Employee Who Was Trapped in Elevator Denied Workers’ Compensation Benefits

By | June 13, 2024

A health insurance company employee who was trapped in an elevator for about 30 minutes has been denied workers’ compensation benefits.

The employee did not suffer any physical injury while she was trapped in the elevator but claimed she later suffered psychological effects including insomnia, headaches, and thoughts of feeling trapped.

The Virginia Workers’ Compensation Commission (VWCC) recently affirmed the denial of benefits in March by a deputy commissioner.

Under Virginia law, for a purely psychological injury to be compensable as an injury by accident, it must be causally related to a physical injury or be causally related to an obvious “sudden shock or fright” arising in the course of employment. Post-traumatic stress disorder (PTSD) is an example of a psychological injury that might be covered.

A deputy commissioner denied the employee’s benefits for psychological injury on the grounds that she did not sustain a compensable injury by accident arising out of or in the course of her employment. Her being stuck in an elevator neither related to any physical injury nor did it constitute a “sudden shock or fright” as recognized by Virginia workers’ compensation law, the deputy commissioner ruled.

According to the commission’s documents, the claimant testified that on September 5, 2023 she entered the elevator, the door closed, but the elevator did not operate. She said neither the interior panic button nor telephone worked. The claimant attempted to contact her supervisor and call 911 on her cellphone without success. She eventually spoke with her supervisor, received emergency assistance, and exited the elevator after approximately 30 minutes. The claimant felt upset, and she “wanted to get outside and get air.”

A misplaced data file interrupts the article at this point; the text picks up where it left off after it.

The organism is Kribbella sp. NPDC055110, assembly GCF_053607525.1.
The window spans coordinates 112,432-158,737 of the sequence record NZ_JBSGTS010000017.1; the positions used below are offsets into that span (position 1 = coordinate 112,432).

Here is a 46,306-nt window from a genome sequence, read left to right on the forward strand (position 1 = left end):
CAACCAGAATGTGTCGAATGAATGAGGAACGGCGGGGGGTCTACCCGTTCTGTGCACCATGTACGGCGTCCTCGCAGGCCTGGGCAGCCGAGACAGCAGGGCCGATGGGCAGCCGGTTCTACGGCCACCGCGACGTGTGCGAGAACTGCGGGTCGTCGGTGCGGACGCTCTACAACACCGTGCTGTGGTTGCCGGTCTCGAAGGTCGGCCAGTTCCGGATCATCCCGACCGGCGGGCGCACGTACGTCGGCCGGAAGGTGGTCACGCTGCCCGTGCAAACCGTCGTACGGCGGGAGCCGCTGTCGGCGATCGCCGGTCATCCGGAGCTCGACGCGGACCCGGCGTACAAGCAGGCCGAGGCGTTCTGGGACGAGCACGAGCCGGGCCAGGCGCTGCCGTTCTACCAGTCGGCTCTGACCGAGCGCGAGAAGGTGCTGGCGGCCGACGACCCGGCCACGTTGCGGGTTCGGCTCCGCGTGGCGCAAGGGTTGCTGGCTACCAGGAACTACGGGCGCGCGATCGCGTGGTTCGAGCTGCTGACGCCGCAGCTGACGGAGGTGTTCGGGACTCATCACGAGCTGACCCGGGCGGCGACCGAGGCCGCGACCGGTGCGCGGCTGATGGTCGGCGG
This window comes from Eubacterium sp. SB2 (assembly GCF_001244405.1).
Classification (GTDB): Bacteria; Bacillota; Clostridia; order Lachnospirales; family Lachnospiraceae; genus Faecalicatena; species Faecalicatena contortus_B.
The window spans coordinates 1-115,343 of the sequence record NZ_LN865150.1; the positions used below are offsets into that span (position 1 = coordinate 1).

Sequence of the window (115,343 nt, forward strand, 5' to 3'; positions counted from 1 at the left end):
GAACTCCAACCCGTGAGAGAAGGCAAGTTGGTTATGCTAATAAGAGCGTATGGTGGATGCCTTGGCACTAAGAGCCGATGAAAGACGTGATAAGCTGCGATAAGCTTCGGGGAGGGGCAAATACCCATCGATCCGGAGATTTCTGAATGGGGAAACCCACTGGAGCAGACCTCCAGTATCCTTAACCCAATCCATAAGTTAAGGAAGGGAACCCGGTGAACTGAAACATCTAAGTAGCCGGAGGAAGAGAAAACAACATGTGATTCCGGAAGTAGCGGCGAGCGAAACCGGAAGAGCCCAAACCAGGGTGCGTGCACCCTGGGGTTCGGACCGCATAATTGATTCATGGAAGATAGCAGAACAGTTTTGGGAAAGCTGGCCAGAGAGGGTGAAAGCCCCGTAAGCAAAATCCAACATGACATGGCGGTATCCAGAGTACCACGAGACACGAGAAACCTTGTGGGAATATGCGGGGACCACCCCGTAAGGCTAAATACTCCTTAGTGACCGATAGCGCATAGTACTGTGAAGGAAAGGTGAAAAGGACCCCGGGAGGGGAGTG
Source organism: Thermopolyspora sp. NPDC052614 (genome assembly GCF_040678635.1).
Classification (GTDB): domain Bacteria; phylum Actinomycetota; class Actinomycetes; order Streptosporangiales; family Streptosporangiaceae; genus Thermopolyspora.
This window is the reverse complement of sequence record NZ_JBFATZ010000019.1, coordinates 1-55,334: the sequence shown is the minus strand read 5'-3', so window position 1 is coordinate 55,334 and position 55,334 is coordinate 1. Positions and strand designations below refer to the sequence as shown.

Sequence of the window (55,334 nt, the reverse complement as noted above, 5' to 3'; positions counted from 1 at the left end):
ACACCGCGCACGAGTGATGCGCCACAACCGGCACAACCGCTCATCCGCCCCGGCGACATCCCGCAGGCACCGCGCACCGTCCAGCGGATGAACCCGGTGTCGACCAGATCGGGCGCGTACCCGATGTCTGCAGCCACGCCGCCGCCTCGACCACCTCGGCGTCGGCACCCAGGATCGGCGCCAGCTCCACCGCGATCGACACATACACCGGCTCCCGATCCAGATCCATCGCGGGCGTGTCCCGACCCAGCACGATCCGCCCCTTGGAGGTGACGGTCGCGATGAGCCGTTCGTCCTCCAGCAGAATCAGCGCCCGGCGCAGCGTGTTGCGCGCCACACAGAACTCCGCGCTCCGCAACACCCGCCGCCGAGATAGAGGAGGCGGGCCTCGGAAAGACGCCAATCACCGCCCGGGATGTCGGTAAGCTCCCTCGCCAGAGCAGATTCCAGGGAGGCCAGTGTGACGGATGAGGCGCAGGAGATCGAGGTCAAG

On October 13, 2023, she filed under workers’ compensation seeking medical benefits and periods of temporary total disability benefits. Her employer raised numerous defenses against the claim, including that she did not sustain a compensable injury by accident arising out of or in the course of her employment.

She twice sought medical attention after the incident. She also began treatment with a licensed clinical social worker. However, neither her medical records not her social worker’s report mention the elevator incident, according to the commission.

The deputy commissioner cited the lack of evidence in his denial. “The medical evidence in the file does not specifically relate the claimant’s anxiety to this event,” the deputy wrote. “Given this evidence, the Commission finds that she did not suffer a ‘sudden shock or fright’ that arose out of and in the course of her employment and she did not otherwise suffer any physical injury to which the psychological injury is causally related.”

At most, the deputy added, “her psychological injuries are related to being in a stuck elevator, and the Commission finds that the evidence in this case does not constitute a sudden shock or fright as contemplated by Virginia law.”

In affirming the deputy’s decision on appeal, the full VWCC rejected the claimant’s attempt to offer new evidence that it said could have been provided to the deputy at the claimant’s original hearing but was not. The VWCC denied her appeal because it said she had not identified any error in the deputy’s specific findings of fact or conclusions of law.

Topics Workers' Compensation Talent

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